Yampa Valley's classical music station still going strong after 50 years | SteamboatToday.com

Yampa Valley’s classical music station still going strong after 50 years

Lynn Abbott is stepping down after years of service on the West Slope FM board. The classical music station was brought to Steamboat Springs by Abbott’s mother Ann Rich and her friend Jan Vail.
Frances Hohl

STEAMBOAT SPRINGS — Toward the end of the old-fashioned radio dial sits a classical music station that crescendos into the Yampa Valley via a radio tower atop Storm Mountain. It’s a New Jersey-based radio station that broadcasts its popular radio shows to the East Coast, but they operate one little affiliate in Western Colorado on 91.1 FM.

“We’re their only radio station outside the New York, New Jersey, Philadelphia area that broadcasts WWFM,” said Richard Boersma, member of the West Slope FM board, which was established to bring classical music into the Yampa Valley.

“You’ll hear them give a weather report for the East Coast then they’ll say, ‘and in Steamboat Springs, it’s 23 degrees and snowing,” laughed Boersma.

And no, classical music and old-fashioned radio are not dead said outgoing Board President Lynn Abbott, who’s handing off the care of the radio station to her fellow volunteer board members. She said 91.1 is evolving, with plans for an online presence to connect more people.

“There are younger interests on the board now,” Abbott said. “They’re not all gray hairs like me.”

You could say Abbott inherited her position on the West Slope FM board. After all, it was her mother Ann Rich who brought classical music to western Colorado, along with her friend Jan Vail.

“Growing up with her (mom Ann Rich), it was classical music all the time,” said Abbott, who now lives in her childhood home on Grand Street in downtown Steamboat Springs. “We did not have TV in Steamboat Springs; we had phonograph records, and her love was classical music.”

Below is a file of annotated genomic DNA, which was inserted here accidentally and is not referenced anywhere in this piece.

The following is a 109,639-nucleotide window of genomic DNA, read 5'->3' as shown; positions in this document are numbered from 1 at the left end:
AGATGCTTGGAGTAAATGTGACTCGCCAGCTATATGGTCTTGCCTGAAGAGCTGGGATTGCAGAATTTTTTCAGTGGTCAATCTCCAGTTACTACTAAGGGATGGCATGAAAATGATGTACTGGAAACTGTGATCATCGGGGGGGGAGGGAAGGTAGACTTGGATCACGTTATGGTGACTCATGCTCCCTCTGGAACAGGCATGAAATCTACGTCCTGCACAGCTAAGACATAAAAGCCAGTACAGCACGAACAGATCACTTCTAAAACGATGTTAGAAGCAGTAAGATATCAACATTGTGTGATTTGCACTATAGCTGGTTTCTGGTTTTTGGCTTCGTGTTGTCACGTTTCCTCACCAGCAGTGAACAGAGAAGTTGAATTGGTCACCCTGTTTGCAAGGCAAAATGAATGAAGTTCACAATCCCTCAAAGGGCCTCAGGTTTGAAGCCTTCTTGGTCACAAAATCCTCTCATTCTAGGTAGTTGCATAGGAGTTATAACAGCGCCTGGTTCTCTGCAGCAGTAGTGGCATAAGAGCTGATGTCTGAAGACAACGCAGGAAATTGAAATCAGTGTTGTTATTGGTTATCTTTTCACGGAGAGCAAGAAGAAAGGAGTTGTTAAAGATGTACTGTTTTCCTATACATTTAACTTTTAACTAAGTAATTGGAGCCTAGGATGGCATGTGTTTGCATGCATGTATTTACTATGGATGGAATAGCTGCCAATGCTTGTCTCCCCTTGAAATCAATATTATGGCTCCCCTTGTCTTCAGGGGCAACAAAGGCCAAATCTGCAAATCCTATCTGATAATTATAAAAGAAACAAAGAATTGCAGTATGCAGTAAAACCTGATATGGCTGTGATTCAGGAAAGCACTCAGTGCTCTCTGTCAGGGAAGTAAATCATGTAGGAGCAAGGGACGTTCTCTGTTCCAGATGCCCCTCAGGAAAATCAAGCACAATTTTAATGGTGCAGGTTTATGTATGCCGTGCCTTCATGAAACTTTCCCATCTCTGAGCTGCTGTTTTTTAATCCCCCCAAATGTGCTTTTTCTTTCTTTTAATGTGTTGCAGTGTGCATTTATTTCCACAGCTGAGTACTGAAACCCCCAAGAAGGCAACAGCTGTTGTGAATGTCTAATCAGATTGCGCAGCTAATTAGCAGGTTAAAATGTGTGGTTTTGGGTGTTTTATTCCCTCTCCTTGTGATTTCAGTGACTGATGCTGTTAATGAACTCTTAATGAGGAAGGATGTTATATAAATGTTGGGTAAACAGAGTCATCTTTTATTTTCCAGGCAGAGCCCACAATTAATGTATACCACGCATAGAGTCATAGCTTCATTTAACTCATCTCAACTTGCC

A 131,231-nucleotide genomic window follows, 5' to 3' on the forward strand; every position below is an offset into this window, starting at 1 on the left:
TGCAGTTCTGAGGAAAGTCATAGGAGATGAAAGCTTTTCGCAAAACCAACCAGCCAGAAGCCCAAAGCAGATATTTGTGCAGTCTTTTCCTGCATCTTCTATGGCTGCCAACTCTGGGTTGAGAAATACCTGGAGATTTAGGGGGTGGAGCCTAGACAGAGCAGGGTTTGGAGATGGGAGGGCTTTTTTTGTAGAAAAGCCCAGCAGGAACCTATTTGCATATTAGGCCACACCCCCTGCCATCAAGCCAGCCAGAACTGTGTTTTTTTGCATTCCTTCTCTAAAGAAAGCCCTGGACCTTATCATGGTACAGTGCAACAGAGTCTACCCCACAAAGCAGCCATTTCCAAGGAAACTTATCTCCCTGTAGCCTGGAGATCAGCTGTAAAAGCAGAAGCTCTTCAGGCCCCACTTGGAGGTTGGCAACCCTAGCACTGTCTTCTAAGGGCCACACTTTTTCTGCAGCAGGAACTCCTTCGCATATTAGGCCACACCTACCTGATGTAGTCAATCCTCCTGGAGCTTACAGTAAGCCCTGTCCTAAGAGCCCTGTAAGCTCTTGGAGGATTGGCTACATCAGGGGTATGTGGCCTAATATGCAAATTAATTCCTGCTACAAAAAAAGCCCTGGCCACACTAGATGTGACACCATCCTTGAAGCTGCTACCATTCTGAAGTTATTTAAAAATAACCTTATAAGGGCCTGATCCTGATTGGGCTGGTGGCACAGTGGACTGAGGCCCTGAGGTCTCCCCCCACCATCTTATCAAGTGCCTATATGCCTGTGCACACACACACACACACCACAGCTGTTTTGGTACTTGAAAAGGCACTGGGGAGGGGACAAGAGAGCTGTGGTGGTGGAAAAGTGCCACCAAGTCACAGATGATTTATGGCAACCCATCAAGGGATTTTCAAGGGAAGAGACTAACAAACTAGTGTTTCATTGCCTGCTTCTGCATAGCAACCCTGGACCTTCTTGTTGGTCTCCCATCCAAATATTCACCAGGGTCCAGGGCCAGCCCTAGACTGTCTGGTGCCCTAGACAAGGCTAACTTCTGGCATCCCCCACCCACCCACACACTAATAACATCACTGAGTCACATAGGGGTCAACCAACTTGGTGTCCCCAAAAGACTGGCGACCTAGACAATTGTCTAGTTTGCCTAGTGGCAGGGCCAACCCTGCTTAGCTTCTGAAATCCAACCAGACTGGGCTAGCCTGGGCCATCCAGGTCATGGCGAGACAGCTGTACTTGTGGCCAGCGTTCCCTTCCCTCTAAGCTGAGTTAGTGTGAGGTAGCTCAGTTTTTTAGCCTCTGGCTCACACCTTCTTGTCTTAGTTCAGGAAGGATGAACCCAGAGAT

Abbott said classical music was used as a calming influence.

“She and my dad ran the grain elevator, and harvest time was crazy in this house,” she said. “The classical music calmed us down.”

Abbott said her mom started researching how to get a radio station in the 1960s.

“She started exploring how to get a license for a transmitter, and ‘what was a megahertz and a transmitter’ … all that lingo,” Abbott said.

By 1976, Rich and Vail had enough donations to put radio equipment on Emerald Mountain, partnering with various established radio stations in Colorado. Abbott said her mom and friend weren’t the best record keepers, and exact dates are a little fuzzy, but the radio station would eventually settle on 91.1 and broadcast New Jersey’s WWFM radio station live via their Storm Mountain transmitter.

Boersma said WWFM is like having a benevolent rich uncle.

“They’re pleased to have us, and they don’t make us pay,” Boersma said.

However, the West Slope FM board has always had to maintain their own radio equipment and pay for the transmitter lease on top of Storm Mountain.

“We’re in a good position right now,” said new Board President Susie Leeson. “There were hardly any outages this winter, and we have enough money to cover our costs and budget for another fundraiser.”

In the meantime, Leeson said the board hopes to create an online presence for 91.1 FM, and she credits local voice and music teachers like Christel Houston with promoting classical music.

“The amount of school-aged kids taking classical music in Steamboat is increasing,” said Houston, also a WSFM board member.“There’s an orchestra at the high school now, and there are so many great classical teachers in Steamboat that are raising classical-loving kids.”

Houston said tuning into 91.1 during a car ride is the best way to introduce classical music.

“You have a captive audience — Bach is in the passenger seat, and Beethoven is riding shotgun,” Houston.

She said the partnership with WWFM in New Jersey is an amazing experience for the little town of Steamboat. Not only do you get music, but classical DJs and guests offer insight into the people and culture behind the music.

“I’ve been involved in classical music my entire life,” Houston said. “I listen to 91.1 and hear things I’ve never heard before. I won’t get out of my car.

“Radio can get a bad rap, that it’s old school, but it can bring you so many new things,” Houston added. “It would be a mistake to dismiss it. That’s why I’m passionate about this radio station. For a relatively low cost, I think we’re a bargain.”

Frances Hohl is a contributing writer for the Steamboat Pilot & Today.


Start a dialogue, stay on topic and be civil.
If you don't follow the rules, your comment may be deleted.